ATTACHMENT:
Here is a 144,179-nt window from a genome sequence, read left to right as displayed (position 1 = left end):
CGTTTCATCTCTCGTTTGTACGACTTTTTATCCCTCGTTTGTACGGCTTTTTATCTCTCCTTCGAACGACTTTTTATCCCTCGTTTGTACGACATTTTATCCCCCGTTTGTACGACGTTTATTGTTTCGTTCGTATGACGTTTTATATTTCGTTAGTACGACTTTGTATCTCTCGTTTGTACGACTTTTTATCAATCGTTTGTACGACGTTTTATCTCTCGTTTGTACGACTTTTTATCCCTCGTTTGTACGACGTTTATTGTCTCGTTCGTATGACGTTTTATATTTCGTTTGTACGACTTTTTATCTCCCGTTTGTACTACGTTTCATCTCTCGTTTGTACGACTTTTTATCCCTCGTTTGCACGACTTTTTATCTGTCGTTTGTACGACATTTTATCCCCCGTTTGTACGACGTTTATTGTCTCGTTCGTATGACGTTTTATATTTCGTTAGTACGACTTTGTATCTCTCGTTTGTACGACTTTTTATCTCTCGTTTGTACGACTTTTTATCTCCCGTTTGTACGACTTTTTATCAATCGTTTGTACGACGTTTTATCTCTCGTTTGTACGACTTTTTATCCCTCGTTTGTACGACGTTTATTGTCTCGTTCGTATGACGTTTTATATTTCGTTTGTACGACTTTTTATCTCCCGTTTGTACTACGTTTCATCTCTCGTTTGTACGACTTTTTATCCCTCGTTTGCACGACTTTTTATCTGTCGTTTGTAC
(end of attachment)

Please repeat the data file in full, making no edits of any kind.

Here is a 144,179-nt window from a genome sequence, read left to right as displayed (position 1 = left end):
CGTTTCATCTCTCGTTTGTACGACTTTTTATCCCTCGTTTGTACGGCTTTTTATCTCTCCTTCGAACGACTTTTTATCCCTCGTTTGTACGACATTTTATCCCCCGTTTGTACGACGTTTATTGTTTCGTTCGTATGACGTTTTATATTTCGTTAGTACGACTTTGTATCTCTCGTTTGTACGACTTTTTATCAATCGTTTGTACGACGTTTTATCTCTCGTTTGTACGACTTTTTATCCCTCGTTTGTACGACGTTTATTGTCTCGTTCGTATGACGTTTTATATTTCGTTTGTACGACTTTTTATCTCCCGTTTGTACTACGTTTCATCTCTCGTTTGTACGACTTTTTATCCCTCGTTTGCACGACTTTTTATCTGTCGTTTGTACGACATTTTATCCCCCGTTTGTACGACGTTTATTGTCTCGTTCGTATGACGTTTTATATTTCGTTAGTACGACTTTGTATCTCTCGTTTGTACGACTTTTTATCTCTCGTTTGTACGACTTTTTATCTCCCGTTTGTACGACTTTTTATCAATCGTTTGTACGACGTTTTATCTCTCGTTTGTACGACTTTTTATCCCTCGTTTGTACGACGTTTATTGTCTCGTTCGTATGACGTTTTATATTTCGTTTGTACGACTTTTTATCTCCCGTTTGTACTACGTTTCATCTCTCGTTTGTACGACTTTTTATCCCTCGTTTGCACGACTTTTTATCTGTCGTTTGTAC